Posted in Agriculture, Ending global poverty, Engaged Buddhism, Food security, Projects & programs, Women's livelihood
Tagged Building Bridges India, Engaged Buddhism, Food hardship, India, sustainable agriculture, women's education
By Julia Conley,
Staff writer, Common Dreams
Deforestation for palm oil in central Kalimantan, Indonesia. (Image by Ardiles Rante / Greenpeace)
“This should be at the top of every news bulletin and every government’s agenda around the world.”
A groundbreaking report by the United Nations highlighting the rapid, widespread loss of many of the world’s plant and animal species should be on the front page of every newspaper in the world, argued climate action and food access advocates on Friday.
Go here for a concise summary of the 570 page report.
The global grassroots organization Slow Food was among the groups that called for far greater attention by world leaders to the “debilitating” loss of biodiversity and the disastrous effects the decline is having on food system, which was outlined in a first-of-its kind report by the Food and Agriculture Organization of the United Nations (FAO). Continue reading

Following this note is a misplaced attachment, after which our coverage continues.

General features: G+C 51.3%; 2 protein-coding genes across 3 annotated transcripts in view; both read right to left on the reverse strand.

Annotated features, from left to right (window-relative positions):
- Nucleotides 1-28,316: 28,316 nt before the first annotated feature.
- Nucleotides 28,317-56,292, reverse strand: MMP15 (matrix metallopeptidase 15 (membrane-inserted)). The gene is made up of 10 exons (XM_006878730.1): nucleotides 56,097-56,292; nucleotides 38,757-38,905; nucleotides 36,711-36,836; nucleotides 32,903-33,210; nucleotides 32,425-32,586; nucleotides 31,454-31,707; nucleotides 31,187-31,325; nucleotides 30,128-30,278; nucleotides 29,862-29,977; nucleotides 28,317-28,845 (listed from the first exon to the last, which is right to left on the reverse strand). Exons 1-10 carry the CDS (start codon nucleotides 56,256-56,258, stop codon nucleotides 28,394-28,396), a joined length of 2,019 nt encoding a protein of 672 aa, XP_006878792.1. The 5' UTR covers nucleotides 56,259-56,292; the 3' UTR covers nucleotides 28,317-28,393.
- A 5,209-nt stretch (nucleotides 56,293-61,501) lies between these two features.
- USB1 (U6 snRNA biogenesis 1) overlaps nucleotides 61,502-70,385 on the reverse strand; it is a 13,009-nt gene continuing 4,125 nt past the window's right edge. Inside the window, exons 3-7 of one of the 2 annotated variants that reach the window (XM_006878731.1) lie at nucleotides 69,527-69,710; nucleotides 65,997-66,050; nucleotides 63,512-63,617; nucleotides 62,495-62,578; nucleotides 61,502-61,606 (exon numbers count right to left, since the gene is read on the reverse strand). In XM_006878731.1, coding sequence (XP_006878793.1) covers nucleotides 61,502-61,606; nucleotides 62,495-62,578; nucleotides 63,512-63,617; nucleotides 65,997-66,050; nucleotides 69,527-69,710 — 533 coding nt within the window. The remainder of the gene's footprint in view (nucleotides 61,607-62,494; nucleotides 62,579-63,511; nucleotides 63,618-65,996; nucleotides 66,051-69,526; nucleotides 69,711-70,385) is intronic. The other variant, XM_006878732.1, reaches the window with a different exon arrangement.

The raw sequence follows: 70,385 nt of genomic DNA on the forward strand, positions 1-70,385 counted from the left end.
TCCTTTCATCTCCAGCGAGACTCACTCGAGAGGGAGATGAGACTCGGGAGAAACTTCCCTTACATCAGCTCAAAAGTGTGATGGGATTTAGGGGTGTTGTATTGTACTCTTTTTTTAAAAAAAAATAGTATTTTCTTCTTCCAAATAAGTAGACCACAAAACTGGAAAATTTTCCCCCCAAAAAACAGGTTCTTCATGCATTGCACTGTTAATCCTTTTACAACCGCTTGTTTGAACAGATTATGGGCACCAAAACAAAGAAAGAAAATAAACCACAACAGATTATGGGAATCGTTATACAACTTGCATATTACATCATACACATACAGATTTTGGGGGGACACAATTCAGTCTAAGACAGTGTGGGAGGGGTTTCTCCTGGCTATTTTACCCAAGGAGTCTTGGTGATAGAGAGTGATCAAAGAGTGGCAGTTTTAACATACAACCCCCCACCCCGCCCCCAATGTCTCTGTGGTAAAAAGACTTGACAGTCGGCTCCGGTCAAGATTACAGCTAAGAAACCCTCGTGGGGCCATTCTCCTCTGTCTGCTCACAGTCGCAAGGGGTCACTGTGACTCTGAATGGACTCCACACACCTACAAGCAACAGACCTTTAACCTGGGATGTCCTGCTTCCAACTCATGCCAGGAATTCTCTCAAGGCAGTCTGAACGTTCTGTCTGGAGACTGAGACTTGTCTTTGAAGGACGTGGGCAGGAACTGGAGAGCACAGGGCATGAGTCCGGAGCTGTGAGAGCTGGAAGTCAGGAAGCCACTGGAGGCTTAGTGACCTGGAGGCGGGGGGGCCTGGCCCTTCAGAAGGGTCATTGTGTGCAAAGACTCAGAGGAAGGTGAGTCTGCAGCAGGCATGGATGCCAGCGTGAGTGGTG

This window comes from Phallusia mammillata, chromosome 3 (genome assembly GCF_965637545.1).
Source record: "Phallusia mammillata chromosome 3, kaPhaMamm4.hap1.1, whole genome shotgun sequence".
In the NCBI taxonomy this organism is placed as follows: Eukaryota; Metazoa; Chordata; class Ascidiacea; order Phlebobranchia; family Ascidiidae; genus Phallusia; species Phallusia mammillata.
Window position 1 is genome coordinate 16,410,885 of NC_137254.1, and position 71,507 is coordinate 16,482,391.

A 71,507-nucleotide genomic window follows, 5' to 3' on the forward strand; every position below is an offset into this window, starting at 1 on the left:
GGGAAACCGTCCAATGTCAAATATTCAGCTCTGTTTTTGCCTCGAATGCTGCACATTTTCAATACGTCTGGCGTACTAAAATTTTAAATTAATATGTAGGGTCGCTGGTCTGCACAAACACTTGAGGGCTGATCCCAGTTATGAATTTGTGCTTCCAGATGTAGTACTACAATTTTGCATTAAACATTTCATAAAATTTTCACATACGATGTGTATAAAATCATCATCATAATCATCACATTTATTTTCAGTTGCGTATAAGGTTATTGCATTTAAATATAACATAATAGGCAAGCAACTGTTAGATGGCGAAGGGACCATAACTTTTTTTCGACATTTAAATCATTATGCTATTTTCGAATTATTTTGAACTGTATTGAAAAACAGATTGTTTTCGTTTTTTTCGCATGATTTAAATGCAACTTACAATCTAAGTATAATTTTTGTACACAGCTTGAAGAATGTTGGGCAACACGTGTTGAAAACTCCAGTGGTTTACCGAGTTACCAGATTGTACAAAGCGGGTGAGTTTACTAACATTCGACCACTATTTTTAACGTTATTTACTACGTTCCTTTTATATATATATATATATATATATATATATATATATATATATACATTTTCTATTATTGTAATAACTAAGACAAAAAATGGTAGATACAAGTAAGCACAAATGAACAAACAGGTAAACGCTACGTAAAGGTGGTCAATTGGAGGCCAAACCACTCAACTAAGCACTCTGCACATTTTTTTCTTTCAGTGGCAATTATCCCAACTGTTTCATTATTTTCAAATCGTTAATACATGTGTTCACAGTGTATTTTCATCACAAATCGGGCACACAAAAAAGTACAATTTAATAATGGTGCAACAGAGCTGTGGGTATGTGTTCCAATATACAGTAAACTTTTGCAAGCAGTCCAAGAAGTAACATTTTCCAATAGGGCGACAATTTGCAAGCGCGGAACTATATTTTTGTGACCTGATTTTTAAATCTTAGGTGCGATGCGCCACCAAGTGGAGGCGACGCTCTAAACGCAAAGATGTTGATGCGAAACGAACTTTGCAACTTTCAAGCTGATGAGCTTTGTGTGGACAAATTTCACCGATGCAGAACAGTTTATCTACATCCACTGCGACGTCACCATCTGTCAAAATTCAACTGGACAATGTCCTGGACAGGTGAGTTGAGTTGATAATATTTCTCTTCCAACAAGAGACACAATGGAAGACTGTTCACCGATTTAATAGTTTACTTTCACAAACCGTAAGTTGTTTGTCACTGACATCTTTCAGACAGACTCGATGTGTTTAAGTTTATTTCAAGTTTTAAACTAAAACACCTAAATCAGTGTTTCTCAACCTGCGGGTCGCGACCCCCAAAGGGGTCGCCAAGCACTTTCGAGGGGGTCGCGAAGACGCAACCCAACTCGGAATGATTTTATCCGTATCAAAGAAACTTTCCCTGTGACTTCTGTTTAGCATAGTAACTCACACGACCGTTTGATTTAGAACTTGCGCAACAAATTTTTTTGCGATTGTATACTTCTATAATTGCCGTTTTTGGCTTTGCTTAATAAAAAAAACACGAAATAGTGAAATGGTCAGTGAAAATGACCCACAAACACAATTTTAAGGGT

By David Braughton
Climate Change and the World’s Poor
For the 821 million people across the globe who face chronic hunger, climate change is no theory, but an ever-present reality. Fully 80% of the world’s chronically hungry and malnourished people live in rural areas, surviving only on the food they grow from their rain-dependent farms. Variability in the amount of rainfall, when the rain falls, days between rainfall, or daily temperatures – all the result of climate change – can quickly transform what is at its best a marginal existence into almost certain starvation.
Posted in Agriculture, Climate change, Global Hunger, Global poverty, Projects & programs
Tagged Cambodia, Climate change, Cote d"Ivoire, Engaged Buddhism, Global hunger, Global warming, sustainable agriculture
By Randy Rosenthal